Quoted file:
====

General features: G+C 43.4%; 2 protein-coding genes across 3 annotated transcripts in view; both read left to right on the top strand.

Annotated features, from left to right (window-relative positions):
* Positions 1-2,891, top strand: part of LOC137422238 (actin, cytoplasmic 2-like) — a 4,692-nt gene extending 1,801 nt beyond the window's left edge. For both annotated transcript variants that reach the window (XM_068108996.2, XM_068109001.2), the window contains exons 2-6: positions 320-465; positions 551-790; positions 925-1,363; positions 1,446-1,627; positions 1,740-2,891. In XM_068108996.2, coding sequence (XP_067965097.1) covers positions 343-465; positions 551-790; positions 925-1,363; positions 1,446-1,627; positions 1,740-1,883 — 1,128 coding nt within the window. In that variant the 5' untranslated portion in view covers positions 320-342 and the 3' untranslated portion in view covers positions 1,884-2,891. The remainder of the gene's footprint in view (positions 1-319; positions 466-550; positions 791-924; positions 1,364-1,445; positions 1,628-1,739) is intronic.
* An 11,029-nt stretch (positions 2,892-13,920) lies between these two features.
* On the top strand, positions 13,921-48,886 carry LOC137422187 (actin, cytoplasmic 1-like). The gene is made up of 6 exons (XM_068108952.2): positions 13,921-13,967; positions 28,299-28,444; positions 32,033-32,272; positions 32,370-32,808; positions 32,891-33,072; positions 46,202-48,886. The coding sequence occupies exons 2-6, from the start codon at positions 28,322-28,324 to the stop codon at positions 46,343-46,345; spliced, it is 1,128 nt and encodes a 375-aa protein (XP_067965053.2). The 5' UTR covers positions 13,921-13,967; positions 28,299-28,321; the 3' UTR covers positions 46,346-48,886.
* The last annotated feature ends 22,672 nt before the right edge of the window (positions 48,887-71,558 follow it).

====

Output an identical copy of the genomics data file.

General features: G+C 43.4%; 2 protein-coding genes across 3 annotated transcripts in view; both read left to right on the top strand.

Annotated features, from left to right (window-relative positions):
* Positions 1-2,891, top strand: part of LOC137422238 (actin, cytoplasmic 2-like) — a 4,692-nt gene extending 1,801 nt beyond the window's left edge. For both annotated transcript variants that reach the window (XM_068108996.2, XM_068109001.2), the window contains exons 2-6: positions 320-465; positions 551-790; positions 925-1,363; positions 1,446-1,627; positions 1,740-2,891. In XM_068108996.2, coding sequence (XP_067965097.1) covers positions 343-465; positions 551-790; positions 925-1,363; positions 1,446-1,627; positions 1,740-1,883 — 1,128 coding nt within the window. In that variant the 5' untranslated portion in view covers positions 320-342 and the 3' untranslated portion in view covers positions 1,884-2,891. The remainder of the gene's footprint in view (positions 1-319; positions 466-550; positions 791-924; positions 1,364-1,445; positions 1,628-1,739) is intronic.
* An 11,029-nt stretch (positions 2,892-13,920) lies between these two features.
* On the top strand, positions 13,921-48,886 carry LOC137422187 (actin, cytoplasmic 1-like). The gene is made up of 6 exons (XM_068108952.2): positions 13,921-13,967; positions 28,299-28,444; positions 32,033-32,272; positions 32,370-32,808; positions 32,891-33,072; positions 46,202-48,886. The coding sequence occupies exons 2-6, from the start codon at positions 28,322-28,324 to the stop codon at positions 46,343-46,345; spliced, it is 1,128 nt and encodes a 375-aa protein (XP_067965053.2). The 5' UTR covers positions 13,921-13,967; positions 28,299-28,321; the 3' UTR covers positions 46,346-48,886.
* The last annotated feature ends 22,672 nt before the right edge of the window (positions 48,887-71,558 follow it).